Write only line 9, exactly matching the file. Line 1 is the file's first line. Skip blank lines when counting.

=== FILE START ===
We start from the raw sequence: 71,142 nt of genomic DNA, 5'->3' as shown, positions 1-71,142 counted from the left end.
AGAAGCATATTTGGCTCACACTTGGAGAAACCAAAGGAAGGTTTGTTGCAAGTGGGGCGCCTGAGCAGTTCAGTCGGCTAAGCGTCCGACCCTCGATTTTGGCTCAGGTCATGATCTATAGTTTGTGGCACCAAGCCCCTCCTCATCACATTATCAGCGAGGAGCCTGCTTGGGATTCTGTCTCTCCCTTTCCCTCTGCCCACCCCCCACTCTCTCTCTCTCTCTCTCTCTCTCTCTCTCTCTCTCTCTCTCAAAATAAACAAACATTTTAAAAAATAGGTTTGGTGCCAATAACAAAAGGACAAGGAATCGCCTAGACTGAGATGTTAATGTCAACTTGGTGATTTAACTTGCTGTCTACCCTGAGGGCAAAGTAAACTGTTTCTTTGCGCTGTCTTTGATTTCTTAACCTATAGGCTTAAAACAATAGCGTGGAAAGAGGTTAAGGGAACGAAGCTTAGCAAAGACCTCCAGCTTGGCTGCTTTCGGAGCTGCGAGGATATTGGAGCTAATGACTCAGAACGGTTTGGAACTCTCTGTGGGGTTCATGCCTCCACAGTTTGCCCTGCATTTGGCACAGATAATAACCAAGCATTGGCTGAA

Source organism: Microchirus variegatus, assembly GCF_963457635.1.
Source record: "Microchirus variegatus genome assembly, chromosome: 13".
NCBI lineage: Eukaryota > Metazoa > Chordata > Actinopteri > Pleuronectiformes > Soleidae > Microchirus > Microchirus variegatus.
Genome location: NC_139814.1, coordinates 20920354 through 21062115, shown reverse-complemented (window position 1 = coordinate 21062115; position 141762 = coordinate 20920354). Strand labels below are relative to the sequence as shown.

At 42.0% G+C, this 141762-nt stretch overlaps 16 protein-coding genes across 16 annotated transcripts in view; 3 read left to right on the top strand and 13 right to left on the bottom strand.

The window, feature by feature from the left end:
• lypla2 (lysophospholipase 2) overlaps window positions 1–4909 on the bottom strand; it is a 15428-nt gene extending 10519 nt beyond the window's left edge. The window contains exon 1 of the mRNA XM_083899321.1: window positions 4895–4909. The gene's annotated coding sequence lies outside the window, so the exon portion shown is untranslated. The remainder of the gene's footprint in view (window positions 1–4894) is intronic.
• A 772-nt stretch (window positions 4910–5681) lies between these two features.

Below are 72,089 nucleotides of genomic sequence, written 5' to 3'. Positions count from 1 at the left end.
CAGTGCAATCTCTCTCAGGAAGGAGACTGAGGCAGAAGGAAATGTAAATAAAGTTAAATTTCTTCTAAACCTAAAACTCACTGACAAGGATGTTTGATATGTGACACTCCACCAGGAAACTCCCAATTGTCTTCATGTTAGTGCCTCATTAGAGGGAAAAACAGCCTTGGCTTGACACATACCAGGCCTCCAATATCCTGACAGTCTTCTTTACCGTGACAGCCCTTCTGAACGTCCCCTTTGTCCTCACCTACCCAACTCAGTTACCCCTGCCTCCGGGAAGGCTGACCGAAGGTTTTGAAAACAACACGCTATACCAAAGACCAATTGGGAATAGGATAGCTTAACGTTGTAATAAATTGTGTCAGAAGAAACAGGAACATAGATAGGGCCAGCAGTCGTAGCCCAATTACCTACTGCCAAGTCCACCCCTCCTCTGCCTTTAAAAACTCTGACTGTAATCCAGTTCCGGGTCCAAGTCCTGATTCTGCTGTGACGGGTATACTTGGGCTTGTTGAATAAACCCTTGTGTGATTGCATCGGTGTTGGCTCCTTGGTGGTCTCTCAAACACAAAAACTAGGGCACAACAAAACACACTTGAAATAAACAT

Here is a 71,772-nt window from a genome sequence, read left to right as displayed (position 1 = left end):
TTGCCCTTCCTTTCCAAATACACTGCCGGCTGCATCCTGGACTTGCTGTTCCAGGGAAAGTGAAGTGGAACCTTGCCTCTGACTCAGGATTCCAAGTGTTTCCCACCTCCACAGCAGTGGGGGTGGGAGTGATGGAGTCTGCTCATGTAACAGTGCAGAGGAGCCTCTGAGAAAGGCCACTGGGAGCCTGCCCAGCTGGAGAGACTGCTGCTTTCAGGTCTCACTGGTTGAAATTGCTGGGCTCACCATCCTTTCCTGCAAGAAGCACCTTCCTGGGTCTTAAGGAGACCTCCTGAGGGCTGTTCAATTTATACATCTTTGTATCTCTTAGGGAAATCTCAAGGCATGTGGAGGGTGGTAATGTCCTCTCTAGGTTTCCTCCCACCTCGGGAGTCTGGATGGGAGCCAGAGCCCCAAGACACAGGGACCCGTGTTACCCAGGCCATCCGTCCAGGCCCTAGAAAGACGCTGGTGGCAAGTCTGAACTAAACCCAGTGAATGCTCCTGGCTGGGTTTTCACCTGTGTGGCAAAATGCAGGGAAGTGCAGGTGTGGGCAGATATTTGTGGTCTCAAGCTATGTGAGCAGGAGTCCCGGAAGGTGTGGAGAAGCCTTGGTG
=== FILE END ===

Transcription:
• lypla2 (lysophospholipase 2) overlaps window positions 1–4909 on the bottom strand; it is a 15428-nt gene extending 10519 nt beyond the window's left edge. The window contains exon 1 of the mRNA XM_083899321.1: window positions 4895–4909. The gene's annotated coding sequence lies outside the window, so the exon portion shown is untranslated. The remainder of the gene's footprint in view (window positions 1–4894) is intronic.